High AFP results may be helpful in detecting twin pregnancies, but not necessarily accurate in detecting abnormalities in twin fetuses.
More Info: AFP (alpha-fetoprotein) is produced by the developing fetus and ends up in the mother’s bloodstream. The screening is performed by simply obtaining a blood sample from the mother’s arm. Screening for AFP levels is usually done at the beginning of the second trimester, between your 15th and 17th week of pregnancy, due to the fact that a dramatic increase in AFP occurs between the 4th and 6th month of pregnancy. An elevated AFP level may be indicative of one of three things:
- The mother is farther along in pregnancy than she thought. A follow-up ultrasound may confirm fetal gestational age.
- The baby is at risk for certain birth defects such as neural tube defects (spina bifida), abdominal wall defects, or physical/mental defects such as Down’s Syndrome. An ultrasound and/or amniocentesis may be used to confirm or rule-out defects.
- The mother is carrying twins. Each baby produces alpha-fetoprotein, therefore producing an abnormal AFP result (false positive). An ultrasound can be used to confirm a twin pregnancy. A re- calculated AFP may be done using a normal-for-twins range of results.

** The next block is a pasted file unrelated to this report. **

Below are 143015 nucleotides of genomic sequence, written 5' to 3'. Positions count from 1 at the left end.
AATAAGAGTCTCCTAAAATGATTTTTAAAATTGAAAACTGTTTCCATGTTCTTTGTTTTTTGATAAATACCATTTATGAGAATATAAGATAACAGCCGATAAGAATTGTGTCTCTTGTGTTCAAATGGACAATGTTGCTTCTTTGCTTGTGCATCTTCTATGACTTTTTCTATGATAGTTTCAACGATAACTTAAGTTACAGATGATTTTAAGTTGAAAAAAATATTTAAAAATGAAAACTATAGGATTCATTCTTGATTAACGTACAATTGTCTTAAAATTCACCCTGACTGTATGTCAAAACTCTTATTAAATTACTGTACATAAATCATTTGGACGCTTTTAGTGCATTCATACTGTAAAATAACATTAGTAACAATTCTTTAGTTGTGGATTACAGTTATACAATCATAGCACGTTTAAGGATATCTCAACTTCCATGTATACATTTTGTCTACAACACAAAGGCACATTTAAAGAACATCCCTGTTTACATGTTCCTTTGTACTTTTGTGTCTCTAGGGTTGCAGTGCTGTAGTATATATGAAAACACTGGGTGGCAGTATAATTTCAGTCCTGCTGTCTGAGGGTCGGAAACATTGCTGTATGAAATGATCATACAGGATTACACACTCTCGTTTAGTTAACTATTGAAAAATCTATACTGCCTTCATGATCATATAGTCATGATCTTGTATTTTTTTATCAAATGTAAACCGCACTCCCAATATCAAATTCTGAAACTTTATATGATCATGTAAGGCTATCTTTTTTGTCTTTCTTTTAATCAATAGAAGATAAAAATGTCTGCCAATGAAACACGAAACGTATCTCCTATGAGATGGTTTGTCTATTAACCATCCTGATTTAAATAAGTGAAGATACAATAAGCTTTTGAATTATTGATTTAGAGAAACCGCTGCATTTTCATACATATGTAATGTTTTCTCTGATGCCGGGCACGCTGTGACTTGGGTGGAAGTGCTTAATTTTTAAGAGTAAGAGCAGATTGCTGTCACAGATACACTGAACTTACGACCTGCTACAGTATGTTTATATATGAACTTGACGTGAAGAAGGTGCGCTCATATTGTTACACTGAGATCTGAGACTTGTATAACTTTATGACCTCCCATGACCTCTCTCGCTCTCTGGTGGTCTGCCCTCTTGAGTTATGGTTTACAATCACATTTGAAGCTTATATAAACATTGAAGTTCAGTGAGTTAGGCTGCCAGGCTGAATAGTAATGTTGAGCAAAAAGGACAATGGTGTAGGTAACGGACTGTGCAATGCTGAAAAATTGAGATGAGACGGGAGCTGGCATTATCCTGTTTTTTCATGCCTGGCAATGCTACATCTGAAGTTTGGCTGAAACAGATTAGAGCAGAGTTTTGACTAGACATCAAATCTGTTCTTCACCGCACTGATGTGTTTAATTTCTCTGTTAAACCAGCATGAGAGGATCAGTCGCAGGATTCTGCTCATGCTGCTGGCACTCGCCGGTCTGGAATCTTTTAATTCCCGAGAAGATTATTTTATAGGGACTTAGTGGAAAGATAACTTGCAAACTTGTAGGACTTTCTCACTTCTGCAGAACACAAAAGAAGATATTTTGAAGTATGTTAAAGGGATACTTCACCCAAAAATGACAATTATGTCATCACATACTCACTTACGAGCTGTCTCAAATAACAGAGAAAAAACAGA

Therefore, AFP screening is just that, a screening. It is not a definitive diagnostic tool. The screening can only tell you if your baby may or may not be at risk for certain birth defects. Again, a follow-up ultrasound and/or amniocentesis may be performed to rule-out or confirm fetal abnormalities and twin pregnancies
“Alpha fetoprotein: MedlinePlus Medical Encyclopedia.” National Library of Medicine – National Institutes of Health. N.p., n.d. Web. 21 Apr. 2010. http://www.nlm.nih.gov/medlineplus/ency/article/003573.htm.
O’Neil, Dr. Dennis. “Detection.” HUMAN CHROMOSOMAL ABNORMALITIES. Behavioral Sciences Department, Palomar College, San Marcos, California, n.d. Web. 21 Apr. 2010. <anthro.palomar.edu/abnormal/abnormal_2.htm>.